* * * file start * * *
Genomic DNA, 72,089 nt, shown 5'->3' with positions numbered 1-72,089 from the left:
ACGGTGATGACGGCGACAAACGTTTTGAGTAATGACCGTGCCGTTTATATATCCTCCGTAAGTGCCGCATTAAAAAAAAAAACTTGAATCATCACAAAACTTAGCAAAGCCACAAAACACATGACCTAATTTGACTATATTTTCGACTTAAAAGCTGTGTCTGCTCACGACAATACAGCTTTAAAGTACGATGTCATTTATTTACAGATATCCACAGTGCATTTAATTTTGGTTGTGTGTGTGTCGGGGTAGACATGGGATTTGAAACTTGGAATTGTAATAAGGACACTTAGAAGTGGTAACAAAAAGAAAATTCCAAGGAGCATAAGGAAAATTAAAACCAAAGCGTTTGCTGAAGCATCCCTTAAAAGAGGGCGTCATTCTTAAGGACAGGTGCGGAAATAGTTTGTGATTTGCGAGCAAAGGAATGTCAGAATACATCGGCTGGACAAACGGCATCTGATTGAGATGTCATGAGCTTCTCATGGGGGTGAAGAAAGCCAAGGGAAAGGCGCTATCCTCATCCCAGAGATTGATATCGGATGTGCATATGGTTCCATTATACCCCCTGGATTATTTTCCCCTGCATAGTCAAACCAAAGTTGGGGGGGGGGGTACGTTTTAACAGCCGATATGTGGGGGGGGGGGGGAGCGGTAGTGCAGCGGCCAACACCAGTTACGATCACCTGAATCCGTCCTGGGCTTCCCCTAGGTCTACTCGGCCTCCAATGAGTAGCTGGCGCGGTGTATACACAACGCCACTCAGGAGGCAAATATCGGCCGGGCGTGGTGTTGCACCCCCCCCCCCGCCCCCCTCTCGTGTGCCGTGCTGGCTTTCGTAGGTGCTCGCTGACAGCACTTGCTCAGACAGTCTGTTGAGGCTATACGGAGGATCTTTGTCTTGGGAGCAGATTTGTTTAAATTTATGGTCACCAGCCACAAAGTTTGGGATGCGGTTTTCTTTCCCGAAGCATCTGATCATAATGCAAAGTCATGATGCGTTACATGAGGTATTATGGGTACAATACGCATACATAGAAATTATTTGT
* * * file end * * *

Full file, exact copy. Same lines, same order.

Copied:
Genomic DNA, 72,089 nt, shown 5'->3' with positions numbered 1-72,089 from the left:
ACGGTGATGACGGCGACAAACGTTTTGAGTAATGACCGTGCCGTTTATATATCCTCCGTAAGTGCCGCATTAAAAAAAAAAACTTGAATCATCACAAAACTTAGCAAAGCCACAAAACACATGACCTAATTTGACTATATTTTCGACTTAAAAGCTGTGTCTGCTCACGACAATACAGCTTTAAAGTACGATGTCATTTATTTACAGATATCCACAGTGCATTTAATTTTGGTTGTGTGTGTGTCGGGGTAGACATGGGATTTGAAACTTGGAATTGTAATAAGGACACTTAGAAGTGGTAACAAAAAGAAAATTCCAAGGAGCATAAGGAAAATTAAAACCAAAGCGTTTGCTGAAGCATCCCTTAAAAGAGGGCGTCATTCTTAAGGACAGGTGCGGAAATAGTTTGTGATTTGCGAGCAAAGGAATGTCAGAATACATCGGCTGGACAAACGGCATCTGATTGAGATGTCATGAGCTTCTCATGGGGGTGAAGAAAGCCAAGGGAAAGGCGCTATCCTCATCCCAGAGATTGATATCGGATGTGCATATGGTTCCATTATACCCCCTGGATTATTTTCCCCTGCATAGTCAAACCAAAGTTGGGGGGGGGGGTACGTTTTAACAGCCGATATGTGGGGGGGGGGGGGAGCGGTAGTGCAGCGGCCAACACCAGTTACGATCACCTGAATCCGTCCTGGGCTTCCCCTAGGTCTACTCGGCCTCCAATGAGTAGCTGGCGCGGTGTATACACAACGCCACTCAGGAGGCAAATATCGGCCGGGCGTGGTGTTGCACCCCCCCCCCCGCCCCCCTCTCGTGTGCCGTGCTGGCTTTCGTAGGTGCTCGCTGACAGCACTTGCTCAGACAGTCTGTTGAGGCTATACGGAGGATCTTTGTCTTGGGAGCAGATTTGTTTAAATTTATGGTCACCAGCCACAAAGTTTGGGATGCGGTTTTCTTTCCCGAAGCATCTGATCATAATGCAAAGTCATGATGCGTTACATGAGGTATTATGGGTACAATACGCATACATAGAAATTATTTGT